The multiplier on the frame number is determined by the number of frames. You need the planet to rotate a whole 360° in the animation. If you have 180 frames, then you need to multiply by 2. If you have 90 frames, then you multiply by 4. For a smooth 360 frame animation, you don’t need any multiplier (but your files will be larger).


  • Under Render Properties, set the render engine to Cycles and get it to use your graphics card.
  • Also on Render Properties, tick Film -> Transparent for a transparent background
  • Under Output Properties set the resolution to 400×400. Other values can be used, but you should use a square output size. You can always shrink your tokens when they are generated, and you might want multiple tokens at different resolutions, so the render resolution should be the largest token size you want to use.
  • Still in Output Properties, set the Output directory to be the desired location of your animation frames.
  • Move your camera into position to give you the desired point of view. You can do a Render -> Render Image to see what it looks like.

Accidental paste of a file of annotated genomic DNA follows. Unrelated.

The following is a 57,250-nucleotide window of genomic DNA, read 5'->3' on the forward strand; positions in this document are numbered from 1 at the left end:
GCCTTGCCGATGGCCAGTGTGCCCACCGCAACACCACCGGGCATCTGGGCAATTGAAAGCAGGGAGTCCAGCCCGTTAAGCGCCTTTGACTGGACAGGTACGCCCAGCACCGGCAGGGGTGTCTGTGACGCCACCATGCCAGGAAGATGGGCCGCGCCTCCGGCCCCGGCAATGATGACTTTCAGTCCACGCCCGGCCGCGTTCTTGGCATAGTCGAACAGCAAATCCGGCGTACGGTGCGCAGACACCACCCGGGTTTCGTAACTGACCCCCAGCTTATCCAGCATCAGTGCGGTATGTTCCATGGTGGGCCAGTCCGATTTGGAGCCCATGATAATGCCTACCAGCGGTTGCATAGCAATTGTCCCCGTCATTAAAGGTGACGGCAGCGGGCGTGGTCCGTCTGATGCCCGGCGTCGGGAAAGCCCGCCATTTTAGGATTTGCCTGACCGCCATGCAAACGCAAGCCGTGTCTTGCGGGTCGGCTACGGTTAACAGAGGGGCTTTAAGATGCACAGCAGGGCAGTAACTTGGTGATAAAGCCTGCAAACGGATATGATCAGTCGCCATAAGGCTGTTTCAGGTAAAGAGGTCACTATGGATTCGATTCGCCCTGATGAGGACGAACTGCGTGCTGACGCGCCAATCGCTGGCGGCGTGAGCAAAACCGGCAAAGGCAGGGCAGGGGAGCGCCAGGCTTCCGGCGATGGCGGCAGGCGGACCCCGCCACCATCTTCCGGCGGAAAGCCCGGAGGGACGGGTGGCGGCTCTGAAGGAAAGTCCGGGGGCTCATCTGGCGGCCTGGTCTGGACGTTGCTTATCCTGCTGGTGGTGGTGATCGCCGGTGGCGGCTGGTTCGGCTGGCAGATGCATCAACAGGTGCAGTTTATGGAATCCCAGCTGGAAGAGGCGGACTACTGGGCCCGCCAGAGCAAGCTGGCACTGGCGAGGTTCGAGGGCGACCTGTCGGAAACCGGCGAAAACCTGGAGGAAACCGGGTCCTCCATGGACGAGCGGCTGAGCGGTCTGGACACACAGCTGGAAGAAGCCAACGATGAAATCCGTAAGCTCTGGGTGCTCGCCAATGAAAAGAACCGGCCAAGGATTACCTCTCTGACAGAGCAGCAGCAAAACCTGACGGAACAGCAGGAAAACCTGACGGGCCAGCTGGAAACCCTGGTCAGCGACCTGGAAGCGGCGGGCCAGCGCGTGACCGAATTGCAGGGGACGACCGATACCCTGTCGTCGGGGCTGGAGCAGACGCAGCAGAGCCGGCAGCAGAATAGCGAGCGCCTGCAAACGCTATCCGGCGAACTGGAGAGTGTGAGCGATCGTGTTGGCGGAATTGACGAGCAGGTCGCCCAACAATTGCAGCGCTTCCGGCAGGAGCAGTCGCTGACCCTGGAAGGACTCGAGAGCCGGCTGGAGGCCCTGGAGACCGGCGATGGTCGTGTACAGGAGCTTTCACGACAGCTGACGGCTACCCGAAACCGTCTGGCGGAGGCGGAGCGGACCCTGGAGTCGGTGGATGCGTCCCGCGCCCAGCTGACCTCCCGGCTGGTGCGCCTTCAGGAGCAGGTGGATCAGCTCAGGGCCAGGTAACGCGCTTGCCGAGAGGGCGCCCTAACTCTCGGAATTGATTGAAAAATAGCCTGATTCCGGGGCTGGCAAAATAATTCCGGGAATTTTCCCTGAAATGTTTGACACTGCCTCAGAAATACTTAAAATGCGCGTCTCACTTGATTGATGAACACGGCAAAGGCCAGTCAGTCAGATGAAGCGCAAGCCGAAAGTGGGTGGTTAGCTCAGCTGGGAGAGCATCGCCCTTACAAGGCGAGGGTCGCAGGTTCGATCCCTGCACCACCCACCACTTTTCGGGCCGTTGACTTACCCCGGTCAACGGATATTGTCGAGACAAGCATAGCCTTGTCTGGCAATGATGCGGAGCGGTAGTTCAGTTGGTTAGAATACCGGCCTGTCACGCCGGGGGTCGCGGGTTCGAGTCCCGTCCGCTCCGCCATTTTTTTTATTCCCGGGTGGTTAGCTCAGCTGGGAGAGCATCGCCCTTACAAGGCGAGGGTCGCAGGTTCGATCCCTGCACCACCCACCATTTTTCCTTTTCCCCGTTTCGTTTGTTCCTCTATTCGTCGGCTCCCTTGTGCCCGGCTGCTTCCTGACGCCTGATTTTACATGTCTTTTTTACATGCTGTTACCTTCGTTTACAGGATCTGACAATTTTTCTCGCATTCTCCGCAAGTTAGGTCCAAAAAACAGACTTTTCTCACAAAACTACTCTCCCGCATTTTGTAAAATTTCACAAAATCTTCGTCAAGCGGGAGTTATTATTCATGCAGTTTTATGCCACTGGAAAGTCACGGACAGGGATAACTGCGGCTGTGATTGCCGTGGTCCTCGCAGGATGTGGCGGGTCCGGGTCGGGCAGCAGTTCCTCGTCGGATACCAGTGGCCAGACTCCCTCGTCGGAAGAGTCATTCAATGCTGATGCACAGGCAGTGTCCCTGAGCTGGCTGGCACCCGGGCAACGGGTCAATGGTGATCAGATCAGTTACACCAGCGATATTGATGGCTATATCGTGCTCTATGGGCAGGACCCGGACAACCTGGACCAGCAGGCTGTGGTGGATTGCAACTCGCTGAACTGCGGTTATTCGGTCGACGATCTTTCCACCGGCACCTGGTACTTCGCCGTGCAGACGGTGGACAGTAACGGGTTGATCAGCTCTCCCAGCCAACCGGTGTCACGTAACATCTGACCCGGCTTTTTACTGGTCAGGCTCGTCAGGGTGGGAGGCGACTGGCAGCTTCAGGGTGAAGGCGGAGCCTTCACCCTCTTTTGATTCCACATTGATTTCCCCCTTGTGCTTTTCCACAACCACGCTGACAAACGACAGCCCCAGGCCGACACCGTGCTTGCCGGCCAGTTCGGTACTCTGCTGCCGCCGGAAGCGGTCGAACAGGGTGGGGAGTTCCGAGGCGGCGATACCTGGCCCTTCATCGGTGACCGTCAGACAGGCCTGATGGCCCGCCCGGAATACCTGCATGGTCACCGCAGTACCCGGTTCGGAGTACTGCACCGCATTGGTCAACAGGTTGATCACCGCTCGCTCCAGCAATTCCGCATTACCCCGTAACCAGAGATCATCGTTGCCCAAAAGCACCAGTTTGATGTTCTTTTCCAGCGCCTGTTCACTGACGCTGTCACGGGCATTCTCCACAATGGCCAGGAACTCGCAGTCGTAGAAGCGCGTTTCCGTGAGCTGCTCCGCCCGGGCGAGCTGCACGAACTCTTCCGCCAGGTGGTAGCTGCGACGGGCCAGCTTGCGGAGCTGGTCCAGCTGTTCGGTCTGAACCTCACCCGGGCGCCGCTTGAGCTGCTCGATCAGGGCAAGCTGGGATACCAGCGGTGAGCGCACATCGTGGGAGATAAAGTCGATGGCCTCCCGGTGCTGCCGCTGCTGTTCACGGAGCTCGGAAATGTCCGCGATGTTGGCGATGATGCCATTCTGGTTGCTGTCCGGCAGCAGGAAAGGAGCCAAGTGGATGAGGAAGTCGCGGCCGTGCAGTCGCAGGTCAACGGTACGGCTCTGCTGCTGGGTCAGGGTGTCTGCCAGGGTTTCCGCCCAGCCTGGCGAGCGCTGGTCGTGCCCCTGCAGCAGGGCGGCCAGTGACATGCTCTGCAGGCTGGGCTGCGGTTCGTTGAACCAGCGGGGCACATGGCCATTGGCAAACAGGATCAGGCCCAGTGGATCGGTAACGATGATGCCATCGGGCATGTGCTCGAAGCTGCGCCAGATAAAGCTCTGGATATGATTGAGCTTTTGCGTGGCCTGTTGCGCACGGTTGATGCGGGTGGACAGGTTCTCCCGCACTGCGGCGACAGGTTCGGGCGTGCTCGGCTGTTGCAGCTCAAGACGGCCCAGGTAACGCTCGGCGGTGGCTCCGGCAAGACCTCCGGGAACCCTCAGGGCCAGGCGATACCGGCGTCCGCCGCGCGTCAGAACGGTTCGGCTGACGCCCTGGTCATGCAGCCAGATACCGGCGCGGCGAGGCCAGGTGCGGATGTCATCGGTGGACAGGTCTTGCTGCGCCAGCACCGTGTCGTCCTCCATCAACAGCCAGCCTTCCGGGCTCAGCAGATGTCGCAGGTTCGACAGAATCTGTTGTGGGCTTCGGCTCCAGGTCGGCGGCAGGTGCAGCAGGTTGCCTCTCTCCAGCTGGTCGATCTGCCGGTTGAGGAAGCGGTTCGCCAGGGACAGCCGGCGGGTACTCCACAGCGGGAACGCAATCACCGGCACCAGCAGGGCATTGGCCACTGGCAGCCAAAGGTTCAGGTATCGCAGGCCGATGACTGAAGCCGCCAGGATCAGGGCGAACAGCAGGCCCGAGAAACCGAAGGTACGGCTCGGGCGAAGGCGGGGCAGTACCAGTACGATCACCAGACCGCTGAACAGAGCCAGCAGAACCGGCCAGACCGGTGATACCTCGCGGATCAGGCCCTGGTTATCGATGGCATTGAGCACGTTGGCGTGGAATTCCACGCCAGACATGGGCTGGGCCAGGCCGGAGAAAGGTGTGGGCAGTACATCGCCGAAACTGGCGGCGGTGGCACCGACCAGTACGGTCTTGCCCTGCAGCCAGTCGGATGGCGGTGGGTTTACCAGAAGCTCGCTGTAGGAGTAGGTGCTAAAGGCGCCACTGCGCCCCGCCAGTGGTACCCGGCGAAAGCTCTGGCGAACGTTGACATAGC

Once you’re happy with all that, select Render -> Render Animations. Then wait for however long it takes to create all your animation frames. You should get a number of png files in your output directory numbered 0001.png up to however many frames you set.

Create the Token

Now you want to generate the tokens. There are three output options – gif, webp and webm. Actually, there’s a lot more options than that, but that’s what I’ll concentrate on.

I use Linux, so I assume you do to. If you don’t, you can probably get these tools on the Mac or even on Windows. There may also be other tools to use on those platforms that don’t require as much typing. The Linux commands are pretty easy though once you know the tools to use.

Animated GIF

The simplest option is an animated GIF, which just requires the convert tool (which is part of the imagemagick package on Ubuntu and most other distributions). Assuming your animation frames are in the out directory, run the following command:

$ convert -scale 100x100 -delay 5 -loop 0 out/*.png animation.gif

This creates a 100×100 GIF image, running at 20 frames/second. You can change the scale if you want, but even a 100×100 image at 180 frames is 786KB, at 400×400 it jumps to 7.3MB.

Animated GIFs are easy to produce, but their image size is huge. They also have a limited number of colours, but they still produce quite decent results for small tokens.

Animated WEBP

WEBP seems to be the latest and greatest image format. It’s designed for static images, but like GIF can have multiple animation frames. To create these, you can use the img2webp command, which may need you to install the webp package on Ubuntu.